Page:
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Is Writing A Song A Hero’s Journey?

Recently I was watching a video in which author David Mamet talked about writing drama (plays, screenplays). He made a direct comparison between the journey of the hero of the story and that of the writer writing it.

In stories, the hero’s role is to meet challenges, deal with them, and hopefully surmount them. In writing that story, the writer has to figure out how to deal with those same fictional challenges (for the hero)… The excitement of the hero’s story is directly dependent on how forthrightly, courageously, and imaginatively the writer has dealt with the challenges the story poses.

I had never thought of it that way. But there’s no getting around it. With music, the listener’s experience is based on how well I (the writer) did my job; that is, succeeded in overcoming my obstacles.

Did I meet the challenges that the material presented? Did I get the song right to the best of my ability? Was I lazy; did I take the easy way? Did I ‘sand down’ my original idea to make it more like other songs, hence (theoretically) more acceptable?

In the story, if the hero is lazy and takes the ‘easy way’,  it will be boring. Same goes for the shirking writer… a boring story – or song – will be the result.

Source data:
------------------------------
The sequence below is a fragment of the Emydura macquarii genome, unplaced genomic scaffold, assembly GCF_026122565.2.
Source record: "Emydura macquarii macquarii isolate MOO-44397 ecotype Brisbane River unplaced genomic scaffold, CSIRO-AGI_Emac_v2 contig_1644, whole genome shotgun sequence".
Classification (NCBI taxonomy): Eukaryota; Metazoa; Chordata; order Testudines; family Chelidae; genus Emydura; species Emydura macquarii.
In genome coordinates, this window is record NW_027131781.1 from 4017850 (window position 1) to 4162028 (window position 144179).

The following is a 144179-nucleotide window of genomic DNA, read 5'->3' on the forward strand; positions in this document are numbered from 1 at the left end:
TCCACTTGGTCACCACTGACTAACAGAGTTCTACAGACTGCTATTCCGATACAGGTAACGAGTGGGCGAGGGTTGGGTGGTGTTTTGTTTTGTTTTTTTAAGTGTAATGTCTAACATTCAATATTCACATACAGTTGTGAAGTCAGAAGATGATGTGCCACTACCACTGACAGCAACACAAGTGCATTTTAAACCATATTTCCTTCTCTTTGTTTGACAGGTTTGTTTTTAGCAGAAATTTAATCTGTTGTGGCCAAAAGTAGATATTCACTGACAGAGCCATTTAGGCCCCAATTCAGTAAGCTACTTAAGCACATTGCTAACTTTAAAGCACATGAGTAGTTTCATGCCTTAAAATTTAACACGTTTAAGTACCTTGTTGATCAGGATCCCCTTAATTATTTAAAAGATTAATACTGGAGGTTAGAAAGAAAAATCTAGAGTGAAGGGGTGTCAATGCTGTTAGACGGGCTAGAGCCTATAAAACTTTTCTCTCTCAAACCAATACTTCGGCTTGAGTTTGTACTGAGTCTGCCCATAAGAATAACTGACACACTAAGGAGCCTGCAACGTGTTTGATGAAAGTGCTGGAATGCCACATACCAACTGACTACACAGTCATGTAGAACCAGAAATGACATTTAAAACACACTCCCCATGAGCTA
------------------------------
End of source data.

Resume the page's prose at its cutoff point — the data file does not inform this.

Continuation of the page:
Without wanting to be pretentious (but maybe being so, a little, unavoidably), the writer’s journey in writing is often a parallel of a hero’s journey.

Why? Because it’s hard! It’s not easy to climb that mountain when the weather’s bad!! And it’s not supposed to be. Many writers take it personally – ‘this song is hard because I lack talent’. Usually that’s not the case; it’s not personal, it’s just the nature of the beast.

Some songs fall into our hands like fruit from a tree, but most others are some sort of slog – that climb uphill. And, at least for me, there’s no telling which type of experience will make a better song. I have to take the journeys for what they are and not just accept the easy ones.

As I’ve said before, the songs that are really challenging to write are often the most fun to write. If you see meeting that challenge – climbing that steep, rocky incline – as something worth doing, then there’s a real feeling of accomplishment in getting to the top. Plus… then you have a song!

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4 responses to “Is Writing A Song A Hero’s Journey?”

  • Boy, oh BOY can I relate! I still have at least eight songs that I want to finish. How do you get yourself into a place where you are more apt to do so? I’ve undertaken the Artist’s Way program again and yet I still have those same songs that beckoned to me to start them and remain incomplete.

  • This post is so honest. There is always a part in the hero’s journey usually at the beginning of the third act of a film the or at the 75% point of any screen play , something always happens to the hero that makes things seem lost and they have to summon their strength to finish, I think there is a direct parallel, because where I often get “stuck” on songs is at around the 75% to 80% done mark, those last few details, the remaining nuances of melody to add, and verses to tweak are what I find often most elusive.

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